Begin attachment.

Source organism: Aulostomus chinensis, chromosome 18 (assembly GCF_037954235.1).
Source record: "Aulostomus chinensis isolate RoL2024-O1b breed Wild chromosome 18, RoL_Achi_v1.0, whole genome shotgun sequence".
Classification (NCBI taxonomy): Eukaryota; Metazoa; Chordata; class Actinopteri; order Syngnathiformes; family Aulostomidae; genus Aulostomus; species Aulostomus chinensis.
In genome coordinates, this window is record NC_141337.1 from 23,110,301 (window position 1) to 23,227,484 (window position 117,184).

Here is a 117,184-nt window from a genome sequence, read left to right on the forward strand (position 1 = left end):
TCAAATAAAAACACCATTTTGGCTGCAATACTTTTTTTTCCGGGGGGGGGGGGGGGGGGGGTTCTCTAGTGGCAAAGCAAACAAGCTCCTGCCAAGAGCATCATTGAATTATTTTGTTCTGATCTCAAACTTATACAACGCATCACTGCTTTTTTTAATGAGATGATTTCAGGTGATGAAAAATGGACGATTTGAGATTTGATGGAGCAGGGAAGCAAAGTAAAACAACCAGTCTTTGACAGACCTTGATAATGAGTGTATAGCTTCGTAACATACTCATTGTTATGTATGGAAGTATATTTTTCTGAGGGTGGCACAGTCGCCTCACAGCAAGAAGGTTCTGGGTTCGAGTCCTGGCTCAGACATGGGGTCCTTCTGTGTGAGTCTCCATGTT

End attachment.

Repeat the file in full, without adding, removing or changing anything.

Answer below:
Source organism: Aulostomus chinensis, chromosome 18 (assembly GCF_037954235.1).
Source record: "Aulostomus chinensis isolate RoL2024-O1b breed Wild chromosome 18, RoL_Achi_v1.0, whole genome shotgun sequence".
Classification (NCBI taxonomy): Eukaryota; Metazoa; Chordata; class Actinopteri; order Syngnathiformes; family Aulostomidae; genus Aulostomus; species Aulostomus chinensis.
In genome coordinates, this window is record NC_141337.1 from 23,110,301 (window position 1) to 23,227,484 (window position 117,184).

Here is a 117,184-nt window from a genome sequence, read left to right on the forward strand (position 1 = left end):
TCAAATAAAAACACCATTTTGGCTGCAATACTTTTTTTTCCGGGGGGGGGGGGGGGGGGGGTTCTCTAGTGGCAAAGCAAACAAGCTCCTGCCAAGAGCATCATTGAATTATTTTGTTCTGATCTCAAACTTATACAACGCATCACTGCTTTTTTTAATGAGATGATTTCAGGTGATGAAAAATGGACGATTTGAGATTTGATGGAGCAGGGAAGCAAAGTAAAACAACCAGTCTTTGACAGACCTTGATAATGAGTGTATAGCTTCGTAACATACTCATTGTTATGTATGGAAGTATATTTTTCTGAGGGTGGCACAGTCGCCTCACAGCAAGAAGGTTCTGGGTTCGAGTCCTGGCTCAGACATGGGGTCCTTCTGTGTGAGTCTCCATGTT